Golfer aims to turn pro after Czech win

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BICESTER golfer Andy Gardiner is hoping to become the first British amputee to turn professional following his Czech Masters win last week.

Despite only taking up the game last May, Andy has already won tournaments all across Europe, including the World Cup with England, as well as playing with celebrities such as Harry Redknapp.

His biggest win came just last week when he won the Czech Masters by eight shots to lower his handicap to 5.7.

The 35-year-old, who lives in Fritwell, said: “The win at the Czech Masters last week was my biggest win because that’s a no handicap event and I won by eight strokes in a field of 65.

“It’s the biggest winning margin ever on the EDGA (European Disabled Golf Association) Tour. I also had a hole-in-one during the practice round in the Pro-Am so it was a great week.”

Andy had to have his right leg amputated nine years ago after he had 13 breaks between his knee and his ankle following a fall.

His achievement in the golfing world becomes even more remarkable considering he only started playing the game last year. In the 15 tournaments he’s played since then, he’s only not placed in one.

He said: “I had swung the club around before but not properly. It was only last year when my mate persuaded me to go down to the driving range.

“I watched him hit some balls and decided to have a go and that was it – the swing was just natural and as soon as I started it was there.

“I’ve now been a member at Bicester Golf Club for six weeks and I’ve played in the Czech Republic, Sweden and Italy since joining and my performances have been five or six shots better.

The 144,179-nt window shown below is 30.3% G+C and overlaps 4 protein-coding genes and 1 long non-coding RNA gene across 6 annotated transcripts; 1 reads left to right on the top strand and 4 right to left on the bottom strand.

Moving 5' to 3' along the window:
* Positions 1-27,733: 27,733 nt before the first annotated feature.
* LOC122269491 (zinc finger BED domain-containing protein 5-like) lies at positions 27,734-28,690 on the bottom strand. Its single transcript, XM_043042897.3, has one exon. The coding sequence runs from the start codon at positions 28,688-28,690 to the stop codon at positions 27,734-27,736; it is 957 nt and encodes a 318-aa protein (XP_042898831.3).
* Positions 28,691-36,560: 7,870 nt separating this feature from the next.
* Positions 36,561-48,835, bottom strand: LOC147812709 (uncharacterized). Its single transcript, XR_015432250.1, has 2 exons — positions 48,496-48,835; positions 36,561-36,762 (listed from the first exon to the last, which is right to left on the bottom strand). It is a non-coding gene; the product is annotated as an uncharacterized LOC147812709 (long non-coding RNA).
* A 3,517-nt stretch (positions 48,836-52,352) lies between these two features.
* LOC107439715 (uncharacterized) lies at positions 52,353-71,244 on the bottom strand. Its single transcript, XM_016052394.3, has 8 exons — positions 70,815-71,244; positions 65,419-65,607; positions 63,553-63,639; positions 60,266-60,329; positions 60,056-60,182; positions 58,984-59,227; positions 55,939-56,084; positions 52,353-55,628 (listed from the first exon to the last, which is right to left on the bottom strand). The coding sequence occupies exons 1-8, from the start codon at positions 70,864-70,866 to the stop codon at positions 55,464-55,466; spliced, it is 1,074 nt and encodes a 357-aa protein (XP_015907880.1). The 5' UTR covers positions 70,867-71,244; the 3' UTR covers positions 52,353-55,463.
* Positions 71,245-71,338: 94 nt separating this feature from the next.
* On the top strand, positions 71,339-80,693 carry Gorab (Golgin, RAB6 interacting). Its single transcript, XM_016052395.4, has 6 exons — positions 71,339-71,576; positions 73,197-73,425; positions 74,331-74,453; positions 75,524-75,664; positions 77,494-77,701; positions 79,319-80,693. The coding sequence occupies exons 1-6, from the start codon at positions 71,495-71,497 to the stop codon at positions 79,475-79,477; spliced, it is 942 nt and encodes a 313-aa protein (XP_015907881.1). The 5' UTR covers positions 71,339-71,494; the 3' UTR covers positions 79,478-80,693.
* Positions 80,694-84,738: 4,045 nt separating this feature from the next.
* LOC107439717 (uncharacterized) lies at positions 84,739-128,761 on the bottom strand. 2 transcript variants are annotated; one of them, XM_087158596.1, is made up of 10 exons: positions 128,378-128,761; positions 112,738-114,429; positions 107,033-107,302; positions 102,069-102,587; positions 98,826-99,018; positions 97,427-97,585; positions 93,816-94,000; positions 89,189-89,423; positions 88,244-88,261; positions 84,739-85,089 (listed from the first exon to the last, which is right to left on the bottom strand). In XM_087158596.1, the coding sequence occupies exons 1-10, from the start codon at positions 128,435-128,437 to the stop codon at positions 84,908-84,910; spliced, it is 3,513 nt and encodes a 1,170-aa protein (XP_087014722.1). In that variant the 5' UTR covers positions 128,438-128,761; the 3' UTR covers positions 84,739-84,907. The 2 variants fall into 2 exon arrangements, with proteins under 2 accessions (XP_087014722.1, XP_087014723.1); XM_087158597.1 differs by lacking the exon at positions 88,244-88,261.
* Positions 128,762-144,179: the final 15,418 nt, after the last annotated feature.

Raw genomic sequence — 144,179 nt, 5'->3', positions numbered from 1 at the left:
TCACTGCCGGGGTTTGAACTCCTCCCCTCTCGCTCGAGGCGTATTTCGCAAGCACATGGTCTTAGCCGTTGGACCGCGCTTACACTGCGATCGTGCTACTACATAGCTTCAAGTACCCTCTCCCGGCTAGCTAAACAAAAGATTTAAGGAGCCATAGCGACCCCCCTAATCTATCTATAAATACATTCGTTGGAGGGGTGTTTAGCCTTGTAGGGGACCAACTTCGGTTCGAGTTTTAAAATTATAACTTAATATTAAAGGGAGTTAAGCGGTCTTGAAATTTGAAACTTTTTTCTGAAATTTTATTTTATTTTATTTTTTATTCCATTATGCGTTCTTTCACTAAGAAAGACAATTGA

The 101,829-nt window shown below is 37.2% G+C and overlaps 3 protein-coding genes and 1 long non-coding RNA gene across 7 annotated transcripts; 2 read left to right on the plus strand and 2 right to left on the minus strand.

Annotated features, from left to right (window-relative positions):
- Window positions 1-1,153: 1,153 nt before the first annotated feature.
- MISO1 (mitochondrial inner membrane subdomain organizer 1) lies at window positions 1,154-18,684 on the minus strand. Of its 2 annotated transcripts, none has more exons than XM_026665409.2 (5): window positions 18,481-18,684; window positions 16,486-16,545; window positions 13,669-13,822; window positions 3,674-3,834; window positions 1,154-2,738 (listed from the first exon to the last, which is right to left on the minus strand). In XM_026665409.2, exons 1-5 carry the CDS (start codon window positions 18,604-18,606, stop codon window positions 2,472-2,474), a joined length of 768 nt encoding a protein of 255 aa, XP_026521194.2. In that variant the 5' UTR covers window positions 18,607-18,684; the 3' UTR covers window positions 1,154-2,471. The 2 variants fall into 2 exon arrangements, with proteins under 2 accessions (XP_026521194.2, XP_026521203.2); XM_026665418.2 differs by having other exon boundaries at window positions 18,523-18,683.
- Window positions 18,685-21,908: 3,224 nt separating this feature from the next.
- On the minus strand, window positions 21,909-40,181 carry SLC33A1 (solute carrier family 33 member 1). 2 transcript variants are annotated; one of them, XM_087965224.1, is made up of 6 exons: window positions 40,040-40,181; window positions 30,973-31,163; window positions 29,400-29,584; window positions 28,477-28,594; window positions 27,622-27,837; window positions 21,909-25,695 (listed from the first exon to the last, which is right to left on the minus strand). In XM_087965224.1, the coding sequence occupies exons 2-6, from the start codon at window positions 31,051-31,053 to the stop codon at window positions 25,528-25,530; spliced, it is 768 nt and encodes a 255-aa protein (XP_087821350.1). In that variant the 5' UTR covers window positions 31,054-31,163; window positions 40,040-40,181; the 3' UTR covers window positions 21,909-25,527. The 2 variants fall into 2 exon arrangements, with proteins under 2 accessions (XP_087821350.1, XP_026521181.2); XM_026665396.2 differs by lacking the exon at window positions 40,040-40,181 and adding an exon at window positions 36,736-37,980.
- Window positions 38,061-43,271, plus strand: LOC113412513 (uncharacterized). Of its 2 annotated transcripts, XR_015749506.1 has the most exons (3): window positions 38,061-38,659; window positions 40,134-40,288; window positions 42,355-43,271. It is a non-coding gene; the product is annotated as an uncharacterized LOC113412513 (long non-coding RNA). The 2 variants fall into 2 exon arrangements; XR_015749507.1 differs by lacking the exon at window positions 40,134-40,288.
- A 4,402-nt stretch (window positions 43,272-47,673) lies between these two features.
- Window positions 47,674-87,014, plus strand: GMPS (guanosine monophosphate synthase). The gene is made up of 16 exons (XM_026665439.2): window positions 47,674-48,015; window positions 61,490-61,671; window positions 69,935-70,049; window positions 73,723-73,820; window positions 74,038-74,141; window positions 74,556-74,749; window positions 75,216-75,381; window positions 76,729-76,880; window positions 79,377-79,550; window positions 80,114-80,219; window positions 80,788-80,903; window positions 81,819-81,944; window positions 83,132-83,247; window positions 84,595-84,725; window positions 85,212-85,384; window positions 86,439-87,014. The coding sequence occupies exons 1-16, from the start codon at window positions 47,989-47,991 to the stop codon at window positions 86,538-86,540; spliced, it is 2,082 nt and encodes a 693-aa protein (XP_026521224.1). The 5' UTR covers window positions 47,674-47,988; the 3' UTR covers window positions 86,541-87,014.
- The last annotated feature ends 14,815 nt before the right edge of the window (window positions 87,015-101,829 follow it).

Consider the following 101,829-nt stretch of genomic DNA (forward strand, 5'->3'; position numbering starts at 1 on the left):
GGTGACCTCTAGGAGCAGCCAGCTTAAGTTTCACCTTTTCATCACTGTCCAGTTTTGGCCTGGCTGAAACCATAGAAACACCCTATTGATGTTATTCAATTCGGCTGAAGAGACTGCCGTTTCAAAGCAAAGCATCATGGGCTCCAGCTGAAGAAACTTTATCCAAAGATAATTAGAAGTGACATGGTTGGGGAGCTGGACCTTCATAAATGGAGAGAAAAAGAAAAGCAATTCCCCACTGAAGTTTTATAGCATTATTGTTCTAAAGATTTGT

“My first tournament was the British Amputee Championship last year where I came third with a set of eBay clubs that cost £30.

“After that, my first international was Holland where I came second and I’ve also played in the World Cup which we won and I was unbeaten.

“I won the Copa de las Nacion in a team with England and have played in Italy, Norway and Germany.”

His success and natural golfing ability has not only seen him win numerous events, but he’s also had the opportunity to play with celebrities, most notably former Tottenham manager Harry Redknapp.

He added: “I went to Slaley Hall where the top three got to play with Freddie Flintoff and Mark James, Harry Redknapp and Barry Lane and Peter Fowler and Sophie Hall.

“I ended up with Harry and Barry and we played three holes that were televised. On the first hole it was alternate shot, Harry put me right up the lip of the bunker and I put it to within a few feet!

“Then on the par-three I put my tee shot to a few feet again and Harry holed the winning putt.

“I told the professionals that I wanted to turn pro and after they had seen me hit a few shots they told me that it won’t be a problem.”

Andy, who is currently looking for a coach, is also keen to the raise the profile of the sport, adding: “I want to show people what you can achieve.

“My aim is to turn disabled golf into a mainstream sport, at the moment people aren’t interested because it’s disabled but the standard of some of the play is absolutely immense.

“The guy who won the British Open last year got a nine on his first hole and then played the next 35 holes in two-under par on a championship course.

“I want to raise the profile of disabled sport on the whole.”

Following his Czech win, Andy has set himself the target of turning pro before the end of the year.

He said: “My next tournament is next week in Holland for the Dutch Open and there’s also the British Open and the European Championships.

“My aim is to lose another 1.3 off my handicap and then I can officially turn pro and that’s what I’ll do once I get down to 4.4.

“Because it’s a European handicap, I’m hoping to get a good result next week in Holland and get down to 4.4 and turn pro in Finland.

“I will be the first British amputee to turn pro and I don’t want to stop, I want to see exactly how far I can go.

“I want to play in a proper PGA event, whether as an invite or qualified.

“And I want to challenge people’s perception on disability sport.”